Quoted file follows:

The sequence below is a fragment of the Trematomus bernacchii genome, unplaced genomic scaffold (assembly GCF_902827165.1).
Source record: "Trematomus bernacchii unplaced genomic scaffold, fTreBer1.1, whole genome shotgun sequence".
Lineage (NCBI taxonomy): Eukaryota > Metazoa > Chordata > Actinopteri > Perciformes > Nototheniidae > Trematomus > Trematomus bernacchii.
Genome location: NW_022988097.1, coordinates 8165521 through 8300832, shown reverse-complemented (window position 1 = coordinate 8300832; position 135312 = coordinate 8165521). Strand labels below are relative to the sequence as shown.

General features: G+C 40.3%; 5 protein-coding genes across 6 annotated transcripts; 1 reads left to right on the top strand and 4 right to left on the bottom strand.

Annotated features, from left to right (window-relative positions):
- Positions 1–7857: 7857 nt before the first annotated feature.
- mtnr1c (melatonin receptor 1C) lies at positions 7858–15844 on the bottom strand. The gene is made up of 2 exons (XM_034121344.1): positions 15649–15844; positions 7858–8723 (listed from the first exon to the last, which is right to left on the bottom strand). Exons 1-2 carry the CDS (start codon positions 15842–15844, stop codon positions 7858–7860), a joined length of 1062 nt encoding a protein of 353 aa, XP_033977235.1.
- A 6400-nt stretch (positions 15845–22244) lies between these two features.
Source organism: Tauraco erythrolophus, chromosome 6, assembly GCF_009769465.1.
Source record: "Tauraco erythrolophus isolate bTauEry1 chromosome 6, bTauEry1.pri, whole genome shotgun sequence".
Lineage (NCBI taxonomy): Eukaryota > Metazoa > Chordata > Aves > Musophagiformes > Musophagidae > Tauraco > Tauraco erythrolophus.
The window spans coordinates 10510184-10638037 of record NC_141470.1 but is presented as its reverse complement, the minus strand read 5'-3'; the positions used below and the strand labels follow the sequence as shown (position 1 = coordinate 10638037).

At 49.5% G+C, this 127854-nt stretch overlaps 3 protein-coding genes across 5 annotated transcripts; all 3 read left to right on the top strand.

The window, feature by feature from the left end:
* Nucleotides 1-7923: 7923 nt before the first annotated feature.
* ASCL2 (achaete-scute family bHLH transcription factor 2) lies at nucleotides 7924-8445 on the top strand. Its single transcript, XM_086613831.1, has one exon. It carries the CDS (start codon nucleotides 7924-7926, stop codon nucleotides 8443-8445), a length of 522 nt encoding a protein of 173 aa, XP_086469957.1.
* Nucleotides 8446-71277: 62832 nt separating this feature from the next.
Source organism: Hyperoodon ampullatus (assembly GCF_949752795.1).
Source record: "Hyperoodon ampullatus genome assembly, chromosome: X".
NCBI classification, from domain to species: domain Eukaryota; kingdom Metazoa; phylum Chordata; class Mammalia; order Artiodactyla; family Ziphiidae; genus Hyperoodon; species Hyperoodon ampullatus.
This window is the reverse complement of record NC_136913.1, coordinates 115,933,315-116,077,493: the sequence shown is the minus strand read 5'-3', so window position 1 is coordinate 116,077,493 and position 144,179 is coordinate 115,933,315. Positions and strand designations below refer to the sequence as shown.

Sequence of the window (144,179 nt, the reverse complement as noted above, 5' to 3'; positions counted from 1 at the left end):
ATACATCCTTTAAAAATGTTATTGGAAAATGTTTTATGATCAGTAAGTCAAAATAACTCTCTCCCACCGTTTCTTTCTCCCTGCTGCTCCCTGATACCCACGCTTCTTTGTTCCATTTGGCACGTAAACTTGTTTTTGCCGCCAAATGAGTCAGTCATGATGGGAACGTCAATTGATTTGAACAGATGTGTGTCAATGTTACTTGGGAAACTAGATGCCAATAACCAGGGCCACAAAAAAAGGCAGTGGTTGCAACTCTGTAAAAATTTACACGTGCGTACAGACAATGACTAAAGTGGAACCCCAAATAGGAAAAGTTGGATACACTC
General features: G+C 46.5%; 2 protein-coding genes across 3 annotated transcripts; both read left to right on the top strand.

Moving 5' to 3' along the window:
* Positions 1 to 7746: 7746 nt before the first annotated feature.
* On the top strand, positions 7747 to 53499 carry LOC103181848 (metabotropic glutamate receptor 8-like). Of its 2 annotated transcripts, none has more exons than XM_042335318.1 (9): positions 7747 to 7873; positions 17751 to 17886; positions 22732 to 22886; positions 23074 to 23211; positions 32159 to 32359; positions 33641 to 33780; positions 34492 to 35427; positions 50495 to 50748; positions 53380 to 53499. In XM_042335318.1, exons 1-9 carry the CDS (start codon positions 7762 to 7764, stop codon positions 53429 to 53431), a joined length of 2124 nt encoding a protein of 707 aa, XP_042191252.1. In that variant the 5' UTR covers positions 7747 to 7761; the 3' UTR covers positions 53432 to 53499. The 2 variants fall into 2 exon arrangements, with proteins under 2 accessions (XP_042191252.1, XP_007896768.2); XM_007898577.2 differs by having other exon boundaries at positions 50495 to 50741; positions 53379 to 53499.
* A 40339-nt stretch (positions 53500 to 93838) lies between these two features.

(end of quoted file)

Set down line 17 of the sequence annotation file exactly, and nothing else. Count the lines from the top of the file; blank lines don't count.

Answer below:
* ASCL2 (achaete-scute family bHLH transcription factor 2) lies at nucleotides 7924-8445 on the top strand. Its single transcript, XM_086613831.1, has one exon. It carries the CDS (start codon nucleotides 7924-7926, stop codon nucleotides 8443-8445), a length of 522 nt encoding a protein of 173 aa, XP_086469957.1.